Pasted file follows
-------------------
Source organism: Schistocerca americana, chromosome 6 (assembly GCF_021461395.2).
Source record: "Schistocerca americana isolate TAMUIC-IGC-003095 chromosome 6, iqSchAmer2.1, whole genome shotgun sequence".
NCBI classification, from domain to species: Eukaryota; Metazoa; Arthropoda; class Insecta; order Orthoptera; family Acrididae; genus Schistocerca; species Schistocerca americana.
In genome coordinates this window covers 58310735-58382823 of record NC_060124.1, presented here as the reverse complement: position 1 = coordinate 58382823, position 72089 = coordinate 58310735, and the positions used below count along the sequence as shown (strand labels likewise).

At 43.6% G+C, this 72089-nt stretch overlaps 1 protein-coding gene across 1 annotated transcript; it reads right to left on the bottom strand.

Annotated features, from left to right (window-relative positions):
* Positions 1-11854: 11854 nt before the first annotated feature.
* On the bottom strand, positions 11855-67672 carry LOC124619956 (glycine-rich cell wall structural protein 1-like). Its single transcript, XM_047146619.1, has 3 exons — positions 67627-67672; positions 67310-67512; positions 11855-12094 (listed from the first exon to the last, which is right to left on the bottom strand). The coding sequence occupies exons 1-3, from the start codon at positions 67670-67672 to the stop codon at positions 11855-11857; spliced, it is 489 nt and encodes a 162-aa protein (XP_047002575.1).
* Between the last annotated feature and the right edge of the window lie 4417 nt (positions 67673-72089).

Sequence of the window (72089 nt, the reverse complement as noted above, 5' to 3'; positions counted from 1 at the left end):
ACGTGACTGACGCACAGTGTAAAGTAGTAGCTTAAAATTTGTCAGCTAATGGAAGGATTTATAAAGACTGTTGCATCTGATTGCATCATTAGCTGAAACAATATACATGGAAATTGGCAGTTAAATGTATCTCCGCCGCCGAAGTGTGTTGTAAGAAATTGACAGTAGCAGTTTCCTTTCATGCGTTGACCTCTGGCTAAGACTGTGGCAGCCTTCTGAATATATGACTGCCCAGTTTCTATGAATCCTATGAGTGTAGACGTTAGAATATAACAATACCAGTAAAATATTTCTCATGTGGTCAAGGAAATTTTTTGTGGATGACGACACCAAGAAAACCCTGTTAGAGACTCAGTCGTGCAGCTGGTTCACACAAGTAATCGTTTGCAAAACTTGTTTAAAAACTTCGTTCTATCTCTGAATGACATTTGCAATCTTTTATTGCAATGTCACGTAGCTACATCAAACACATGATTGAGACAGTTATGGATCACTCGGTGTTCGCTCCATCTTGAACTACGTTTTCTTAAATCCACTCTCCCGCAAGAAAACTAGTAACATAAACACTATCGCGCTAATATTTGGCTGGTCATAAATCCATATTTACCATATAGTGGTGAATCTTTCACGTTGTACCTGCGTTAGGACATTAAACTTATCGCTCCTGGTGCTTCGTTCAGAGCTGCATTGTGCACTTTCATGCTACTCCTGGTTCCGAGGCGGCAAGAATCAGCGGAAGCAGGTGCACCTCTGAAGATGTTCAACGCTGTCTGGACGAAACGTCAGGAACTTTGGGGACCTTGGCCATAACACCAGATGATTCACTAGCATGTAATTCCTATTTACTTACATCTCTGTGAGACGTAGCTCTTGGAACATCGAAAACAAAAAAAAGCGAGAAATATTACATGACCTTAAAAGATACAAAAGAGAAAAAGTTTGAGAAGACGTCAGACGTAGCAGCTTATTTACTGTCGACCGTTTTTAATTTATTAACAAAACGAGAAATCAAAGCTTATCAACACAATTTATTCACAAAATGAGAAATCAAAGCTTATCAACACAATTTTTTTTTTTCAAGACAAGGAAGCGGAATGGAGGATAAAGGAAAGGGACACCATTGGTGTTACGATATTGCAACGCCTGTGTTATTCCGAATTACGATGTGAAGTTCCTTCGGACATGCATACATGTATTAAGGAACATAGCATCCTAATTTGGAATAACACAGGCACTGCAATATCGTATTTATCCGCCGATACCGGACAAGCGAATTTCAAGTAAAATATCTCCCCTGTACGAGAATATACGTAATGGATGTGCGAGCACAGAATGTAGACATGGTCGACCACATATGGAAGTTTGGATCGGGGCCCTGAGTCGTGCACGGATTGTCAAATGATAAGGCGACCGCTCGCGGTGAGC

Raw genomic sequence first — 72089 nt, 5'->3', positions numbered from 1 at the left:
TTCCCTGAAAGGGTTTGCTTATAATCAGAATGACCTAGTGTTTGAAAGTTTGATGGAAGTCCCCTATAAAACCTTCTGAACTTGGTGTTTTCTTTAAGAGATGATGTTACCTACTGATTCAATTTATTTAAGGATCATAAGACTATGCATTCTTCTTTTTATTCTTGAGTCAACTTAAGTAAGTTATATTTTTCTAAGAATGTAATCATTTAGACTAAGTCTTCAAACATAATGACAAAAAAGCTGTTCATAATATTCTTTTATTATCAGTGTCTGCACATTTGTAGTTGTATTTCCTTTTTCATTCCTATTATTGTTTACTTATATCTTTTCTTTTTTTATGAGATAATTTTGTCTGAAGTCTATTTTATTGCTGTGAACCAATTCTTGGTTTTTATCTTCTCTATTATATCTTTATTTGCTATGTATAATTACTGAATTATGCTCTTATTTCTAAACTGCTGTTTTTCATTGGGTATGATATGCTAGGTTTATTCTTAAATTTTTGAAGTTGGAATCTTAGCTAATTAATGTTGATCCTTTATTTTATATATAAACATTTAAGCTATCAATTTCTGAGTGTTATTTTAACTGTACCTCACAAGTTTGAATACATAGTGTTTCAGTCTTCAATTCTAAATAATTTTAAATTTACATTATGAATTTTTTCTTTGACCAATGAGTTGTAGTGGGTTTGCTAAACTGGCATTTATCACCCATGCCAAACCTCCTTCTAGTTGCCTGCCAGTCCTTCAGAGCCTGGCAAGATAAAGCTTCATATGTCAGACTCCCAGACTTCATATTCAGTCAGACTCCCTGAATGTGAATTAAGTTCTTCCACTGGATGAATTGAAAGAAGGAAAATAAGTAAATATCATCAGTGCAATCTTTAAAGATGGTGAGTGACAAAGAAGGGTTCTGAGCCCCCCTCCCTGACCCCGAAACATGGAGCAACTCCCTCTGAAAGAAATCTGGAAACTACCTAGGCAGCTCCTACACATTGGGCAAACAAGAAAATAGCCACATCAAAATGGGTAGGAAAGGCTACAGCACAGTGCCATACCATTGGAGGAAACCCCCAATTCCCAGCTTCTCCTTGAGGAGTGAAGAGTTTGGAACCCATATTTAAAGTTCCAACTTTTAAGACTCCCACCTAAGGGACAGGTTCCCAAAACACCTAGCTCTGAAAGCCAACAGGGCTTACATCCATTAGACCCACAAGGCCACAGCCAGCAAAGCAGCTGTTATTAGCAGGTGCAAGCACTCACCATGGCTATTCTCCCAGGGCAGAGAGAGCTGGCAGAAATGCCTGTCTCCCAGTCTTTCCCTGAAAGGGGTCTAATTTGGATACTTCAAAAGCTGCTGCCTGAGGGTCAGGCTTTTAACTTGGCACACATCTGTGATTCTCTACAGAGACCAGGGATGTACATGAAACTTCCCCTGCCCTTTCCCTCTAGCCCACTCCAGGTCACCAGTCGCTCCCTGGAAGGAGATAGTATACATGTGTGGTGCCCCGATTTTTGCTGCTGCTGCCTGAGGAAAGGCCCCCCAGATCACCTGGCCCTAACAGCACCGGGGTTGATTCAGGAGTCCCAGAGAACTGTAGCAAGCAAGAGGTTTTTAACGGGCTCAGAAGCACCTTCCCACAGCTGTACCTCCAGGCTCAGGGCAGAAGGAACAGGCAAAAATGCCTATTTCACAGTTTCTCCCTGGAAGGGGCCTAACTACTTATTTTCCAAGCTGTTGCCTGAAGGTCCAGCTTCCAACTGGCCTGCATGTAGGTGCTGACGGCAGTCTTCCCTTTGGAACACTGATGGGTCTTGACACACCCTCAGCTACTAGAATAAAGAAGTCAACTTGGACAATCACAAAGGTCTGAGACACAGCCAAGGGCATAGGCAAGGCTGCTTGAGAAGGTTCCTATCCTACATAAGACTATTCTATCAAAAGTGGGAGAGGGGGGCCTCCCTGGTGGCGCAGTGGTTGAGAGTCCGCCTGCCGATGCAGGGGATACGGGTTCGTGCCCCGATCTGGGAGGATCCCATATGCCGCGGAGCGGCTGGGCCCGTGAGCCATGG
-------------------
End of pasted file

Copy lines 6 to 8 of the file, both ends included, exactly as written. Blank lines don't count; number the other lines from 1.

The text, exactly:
Annotated features, from left to right (window-relative positions):
* Positions 1-11854: 11854 nt before the first annotated feature.
* On the bottom strand, positions 11855-67672 carry LOC124619956 (glycine-rich cell wall structural protein 1-like). Its single transcript, XM_047146619.1, has 3 exons — positions 67627-67672; positions 67310-67512; positions 11855-12094 (listed from the first exon to the last, which is right to left on the bottom strand). The coding sequence occupies exons 1-3, from the start codon at positions 67670-67672 to the stop codon at positions 11855-11857; spliced, it is 489 nt and encodes a 162-aa protein (XP_047002575.1).